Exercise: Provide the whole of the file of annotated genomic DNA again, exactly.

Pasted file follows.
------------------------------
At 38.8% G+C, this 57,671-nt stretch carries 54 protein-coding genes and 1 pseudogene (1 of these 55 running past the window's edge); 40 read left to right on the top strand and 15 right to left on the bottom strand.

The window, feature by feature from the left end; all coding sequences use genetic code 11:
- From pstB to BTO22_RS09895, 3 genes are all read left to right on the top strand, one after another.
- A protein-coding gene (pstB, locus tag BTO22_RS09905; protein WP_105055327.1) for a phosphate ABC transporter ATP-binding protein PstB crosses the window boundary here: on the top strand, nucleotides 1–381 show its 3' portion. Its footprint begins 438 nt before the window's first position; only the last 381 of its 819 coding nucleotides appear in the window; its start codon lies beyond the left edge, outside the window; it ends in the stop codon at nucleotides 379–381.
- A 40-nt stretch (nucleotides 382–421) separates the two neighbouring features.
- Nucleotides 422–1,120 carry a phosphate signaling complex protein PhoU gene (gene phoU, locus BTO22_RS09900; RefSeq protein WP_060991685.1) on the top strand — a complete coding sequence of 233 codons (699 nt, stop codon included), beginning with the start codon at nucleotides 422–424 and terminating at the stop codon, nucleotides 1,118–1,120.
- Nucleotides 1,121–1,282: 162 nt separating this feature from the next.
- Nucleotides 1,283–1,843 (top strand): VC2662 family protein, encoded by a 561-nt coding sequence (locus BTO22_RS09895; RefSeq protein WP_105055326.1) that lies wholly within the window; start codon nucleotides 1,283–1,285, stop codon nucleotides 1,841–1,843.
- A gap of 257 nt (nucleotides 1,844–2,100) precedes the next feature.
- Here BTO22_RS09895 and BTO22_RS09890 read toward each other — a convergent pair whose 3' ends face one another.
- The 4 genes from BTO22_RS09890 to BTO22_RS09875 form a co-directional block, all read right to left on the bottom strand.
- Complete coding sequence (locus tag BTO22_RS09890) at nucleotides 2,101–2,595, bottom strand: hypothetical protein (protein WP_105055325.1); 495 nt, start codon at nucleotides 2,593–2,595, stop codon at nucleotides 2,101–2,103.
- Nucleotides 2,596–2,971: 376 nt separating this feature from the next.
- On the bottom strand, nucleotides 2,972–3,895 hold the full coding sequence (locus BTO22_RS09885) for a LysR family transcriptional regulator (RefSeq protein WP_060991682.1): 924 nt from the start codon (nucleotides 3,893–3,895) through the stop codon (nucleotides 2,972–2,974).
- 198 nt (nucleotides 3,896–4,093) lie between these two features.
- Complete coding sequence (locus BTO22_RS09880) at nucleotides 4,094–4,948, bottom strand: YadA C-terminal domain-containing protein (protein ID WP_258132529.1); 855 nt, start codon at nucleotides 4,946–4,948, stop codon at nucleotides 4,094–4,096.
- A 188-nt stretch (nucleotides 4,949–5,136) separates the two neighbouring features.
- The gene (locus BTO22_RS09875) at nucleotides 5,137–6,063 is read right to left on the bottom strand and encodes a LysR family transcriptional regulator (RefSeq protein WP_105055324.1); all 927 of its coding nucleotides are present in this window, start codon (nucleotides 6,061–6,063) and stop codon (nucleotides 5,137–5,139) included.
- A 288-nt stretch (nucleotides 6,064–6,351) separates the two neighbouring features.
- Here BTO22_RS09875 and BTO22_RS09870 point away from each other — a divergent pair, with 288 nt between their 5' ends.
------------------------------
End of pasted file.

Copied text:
At 38.8% G+C, this 57,671-nt stretch carries 54 protein-coding genes and 1 pseudogene (1 of these 55 running past the window's edge); 40 read left to right on the top strand and 15 right to left on the bottom strand.

The window, feature by feature from the left end; all coding sequences use genetic code 11:
- From pstB to BTO22_RS09895, 3 genes are all read left to right on the top strand, one after another.
- A protein-coding gene (pstB, locus tag BTO22_RS09905; protein WP_105055327.1) for a phosphate ABC transporter ATP-binding protein PstB crosses the window boundary here: on the top strand, nucleotides 1–381 show its 3' portion. Its footprint begins 438 nt before the window's first position; only the last 381 of its 819 coding nucleotides appear in the window; its start codon lies beyond the left edge, outside the window; it ends in the stop codon at nucleotides 379–381.
- A 40-nt stretch (nucleotides 382–421) separates the two neighbouring features.
- Nucleotides 422–1,120 carry a phosphate signaling complex protein PhoU gene (gene phoU, locus BTO22_RS09900; RefSeq protein WP_060991685.1) on the top strand — a complete coding sequence of 233 codons (699 nt, stop codon included), beginning with the start codon at nucleotides 422–424 and terminating at the stop codon, nucleotides 1,118–1,120.
- Nucleotides 1,121–1,282: 162 nt separating this feature from the next.
- Nucleotides 1,283–1,843 (top strand): VC2662 family protein, encoded by a 561-nt coding sequence (locus BTO22_RS09895; RefSeq protein WP_105055326.1) that lies wholly within the window; start codon nucleotides 1,283–1,285, stop codon nucleotides 1,841–1,843.
- A gap of 257 nt (nucleotides 1,844–2,100) precedes the next feature.
- Here BTO22_RS09895 and BTO22_RS09890 read toward each other — a convergent pair whose 3' ends face one another.
- The 4 genes from BTO22_RS09890 to BTO22_RS09875 form a co-directional block, all read right to left on the bottom strand.
- Complete coding sequence (locus tag BTO22_RS09890) at nucleotides 2,101–2,595, bottom strand: hypothetical protein (protein WP_105055325.1); 495 nt, start codon at nucleotides 2,593–2,595, stop codon at nucleotides 2,101–2,103.
- Nucleotides 2,596–2,971: 376 nt separating this feature from the next.
- On the bottom strand, nucleotides 2,972–3,895 hold the full coding sequence (locus BTO22_RS09885) for a LysR family transcriptional regulator (RefSeq protein WP_060991682.1): 924 nt from the start codon (nucleotides 3,893–3,895) through the stop codon (nucleotides 2,972–2,974).
- 198 nt (nucleotides 3,896–4,093) lie between these two features.
- Complete coding sequence (locus BTO22_RS09880) at nucleotides 4,094–4,948, bottom strand: YadA C-terminal domain-containing protein (protein ID WP_258132529.1); 855 nt, start codon at nucleotides 4,946–4,948, stop codon at nucleotides 4,094–4,096.
- A 188-nt stretch (nucleotides 4,949–5,136) separates the two neighbouring features.
- The gene (locus BTO22_RS09875) at nucleotides 5,137–6,063 is read right to left on the bottom strand and encodes a LysR family transcriptional regulator (RefSeq protein WP_105055324.1); all 927 of its coding nucleotides are present in this window, start codon (nucleotides 6,061–6,063) and stop codon (nucleotides 5,137–5,139) included.
- A 288-nt stretch (nucleotides 6,064–6,351) separates the two neighbouring features.
- Here BTO22_RS09875 and BTO22_RS09870 point away from each other — a divergent pair, with 288 nt between their 5' ends.